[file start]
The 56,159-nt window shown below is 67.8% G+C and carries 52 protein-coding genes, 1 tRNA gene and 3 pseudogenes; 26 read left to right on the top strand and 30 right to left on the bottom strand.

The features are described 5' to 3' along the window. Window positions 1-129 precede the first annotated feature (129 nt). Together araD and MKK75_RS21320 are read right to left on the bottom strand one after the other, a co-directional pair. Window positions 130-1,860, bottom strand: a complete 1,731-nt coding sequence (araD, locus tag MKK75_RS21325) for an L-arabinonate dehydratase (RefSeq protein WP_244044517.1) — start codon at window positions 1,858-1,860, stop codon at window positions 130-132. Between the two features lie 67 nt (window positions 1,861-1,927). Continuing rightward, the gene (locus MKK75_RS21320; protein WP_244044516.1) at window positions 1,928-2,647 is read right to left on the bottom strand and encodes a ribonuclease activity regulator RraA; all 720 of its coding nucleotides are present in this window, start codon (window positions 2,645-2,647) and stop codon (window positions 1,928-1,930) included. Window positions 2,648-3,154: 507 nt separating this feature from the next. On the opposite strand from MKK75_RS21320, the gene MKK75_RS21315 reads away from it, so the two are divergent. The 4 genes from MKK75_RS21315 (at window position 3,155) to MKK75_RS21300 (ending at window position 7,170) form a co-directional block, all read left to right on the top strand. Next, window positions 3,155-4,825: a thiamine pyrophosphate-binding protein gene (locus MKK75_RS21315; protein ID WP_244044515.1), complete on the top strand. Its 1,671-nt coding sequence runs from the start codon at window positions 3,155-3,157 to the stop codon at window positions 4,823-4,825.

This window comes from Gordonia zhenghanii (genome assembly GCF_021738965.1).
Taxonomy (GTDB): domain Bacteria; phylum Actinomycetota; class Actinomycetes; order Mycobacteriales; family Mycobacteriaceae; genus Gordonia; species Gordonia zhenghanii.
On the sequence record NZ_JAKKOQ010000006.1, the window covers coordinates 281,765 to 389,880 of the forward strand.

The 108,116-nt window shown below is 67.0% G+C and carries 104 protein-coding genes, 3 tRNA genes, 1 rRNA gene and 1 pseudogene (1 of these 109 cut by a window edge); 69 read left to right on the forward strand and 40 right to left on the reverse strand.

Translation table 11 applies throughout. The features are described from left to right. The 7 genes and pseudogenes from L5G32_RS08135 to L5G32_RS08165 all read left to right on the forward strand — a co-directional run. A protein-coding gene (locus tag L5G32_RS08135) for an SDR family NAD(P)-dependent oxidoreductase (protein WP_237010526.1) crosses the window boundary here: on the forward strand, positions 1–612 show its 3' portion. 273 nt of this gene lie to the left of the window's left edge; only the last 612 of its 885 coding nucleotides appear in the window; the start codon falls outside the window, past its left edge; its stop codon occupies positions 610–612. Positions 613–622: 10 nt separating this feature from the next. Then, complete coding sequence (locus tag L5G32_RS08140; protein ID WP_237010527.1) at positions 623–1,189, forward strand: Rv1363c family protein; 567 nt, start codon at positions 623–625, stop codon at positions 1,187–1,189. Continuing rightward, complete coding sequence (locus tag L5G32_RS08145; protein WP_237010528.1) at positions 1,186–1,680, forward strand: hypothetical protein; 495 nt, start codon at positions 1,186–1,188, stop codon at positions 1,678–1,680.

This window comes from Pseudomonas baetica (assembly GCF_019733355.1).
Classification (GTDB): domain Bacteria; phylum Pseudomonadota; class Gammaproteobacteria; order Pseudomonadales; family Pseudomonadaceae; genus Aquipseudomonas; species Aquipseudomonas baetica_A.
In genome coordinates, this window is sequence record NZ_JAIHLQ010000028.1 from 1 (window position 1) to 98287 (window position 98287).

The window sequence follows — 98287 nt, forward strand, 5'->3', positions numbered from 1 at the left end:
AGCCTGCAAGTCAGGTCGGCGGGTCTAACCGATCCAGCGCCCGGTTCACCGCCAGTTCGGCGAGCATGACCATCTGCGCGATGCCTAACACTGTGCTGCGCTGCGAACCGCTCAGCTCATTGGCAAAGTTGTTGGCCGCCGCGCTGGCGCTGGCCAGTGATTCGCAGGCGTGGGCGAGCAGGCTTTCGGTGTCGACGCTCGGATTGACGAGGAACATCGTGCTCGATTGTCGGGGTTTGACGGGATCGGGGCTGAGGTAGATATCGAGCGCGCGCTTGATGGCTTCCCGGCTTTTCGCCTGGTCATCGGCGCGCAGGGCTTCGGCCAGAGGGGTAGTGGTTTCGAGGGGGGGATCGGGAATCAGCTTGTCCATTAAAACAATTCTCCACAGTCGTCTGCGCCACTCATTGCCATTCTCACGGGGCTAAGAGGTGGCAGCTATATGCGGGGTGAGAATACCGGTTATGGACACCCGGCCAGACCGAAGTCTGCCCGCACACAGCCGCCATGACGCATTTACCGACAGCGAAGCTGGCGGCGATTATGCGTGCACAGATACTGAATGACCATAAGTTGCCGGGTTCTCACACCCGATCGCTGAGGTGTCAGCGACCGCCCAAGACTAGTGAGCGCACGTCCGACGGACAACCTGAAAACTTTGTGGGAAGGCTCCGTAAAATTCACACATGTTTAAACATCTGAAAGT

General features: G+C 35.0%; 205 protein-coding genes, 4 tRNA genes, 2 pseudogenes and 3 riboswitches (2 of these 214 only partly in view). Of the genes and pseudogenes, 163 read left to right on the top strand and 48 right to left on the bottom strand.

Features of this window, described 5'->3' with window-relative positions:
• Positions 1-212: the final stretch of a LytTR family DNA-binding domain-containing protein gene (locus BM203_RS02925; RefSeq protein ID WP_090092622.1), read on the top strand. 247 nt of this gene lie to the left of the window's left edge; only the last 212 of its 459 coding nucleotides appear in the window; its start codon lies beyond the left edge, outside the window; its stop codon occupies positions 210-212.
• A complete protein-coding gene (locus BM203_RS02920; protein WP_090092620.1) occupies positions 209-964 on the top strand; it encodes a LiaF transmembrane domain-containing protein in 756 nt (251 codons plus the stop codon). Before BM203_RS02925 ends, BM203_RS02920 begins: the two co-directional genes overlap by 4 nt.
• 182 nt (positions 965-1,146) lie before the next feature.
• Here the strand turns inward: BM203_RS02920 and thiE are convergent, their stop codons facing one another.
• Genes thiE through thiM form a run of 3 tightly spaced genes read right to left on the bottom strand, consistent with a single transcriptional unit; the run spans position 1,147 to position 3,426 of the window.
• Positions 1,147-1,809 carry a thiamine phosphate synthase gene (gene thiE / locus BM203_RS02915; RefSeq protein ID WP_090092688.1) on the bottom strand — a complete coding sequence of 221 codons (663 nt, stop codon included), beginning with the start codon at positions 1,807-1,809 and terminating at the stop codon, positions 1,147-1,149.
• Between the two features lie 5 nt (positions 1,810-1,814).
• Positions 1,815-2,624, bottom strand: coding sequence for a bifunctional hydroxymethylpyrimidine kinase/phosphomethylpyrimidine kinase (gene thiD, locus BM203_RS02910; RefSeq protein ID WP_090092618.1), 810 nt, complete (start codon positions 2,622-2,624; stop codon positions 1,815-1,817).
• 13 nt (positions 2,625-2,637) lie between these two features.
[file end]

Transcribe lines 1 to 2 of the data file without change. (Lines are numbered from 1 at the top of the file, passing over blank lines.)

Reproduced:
The 56,159-nt window shown below is 67.8% G+C and carries 52 protein-coding genes, 1 tRNA gene and 3 pseudogenes; 26 read left to right on the top strand and 30 right to left on the bottom strand.

The features are described 5' to 3' along the window. Window positions 1-129 precede the first annotated feature (129 nt). Together araD and MKK75_RS21320 are read right to left on the bottom strand one after the other, a co-directional pair. Window positions 130-1,860, bottom strand: a complete 1,731-nt coding sequence (araD, locus tag MKK75_RS21325) for an L-arabinonate dehydratase (RefSeq protein WP_244044517.1) — start codon at window positions 1,858-1,860, stop codon at window positions 130-132. Between the two features lie 67 nt (window positions 1,861-1,927). Continuing rightward, the gene (locus MKK75_RS21320; protein WP_244044516.1) at window positions 1,928-2,647 is read right to left on the bottom strand and encodes a ribonuclease activity regulator RraA; all 720 of its coding nucleotides are present in this window, start codon (window positions 2,645-2,647) and stop codon (window positions 1,928-1,930) included. Window positions 2,648-3,154: 507 nt separating this feature from the next. On the opposite strand from MKK75_RS21320, the gene MKK75_RS21315 reads away from it, so the two are divergent. The 4 genes from MKK75_RS21315 (at window position 3,155) to MKK75_RS21300 (ending at window position 7,170) form a co-directional block, all read left to right on the top strand. Next, window positions 3,155-4,825: a thiamine pyrophosphate-binding protein gene (locus MKK75_RS21315; protein ID WP_244044515.1), complete on the top strand. Its 1,671-nt coding sequence runs from the start codon at window positions 3,155-3,157 to the stop codon at window positions 4,823-4,825.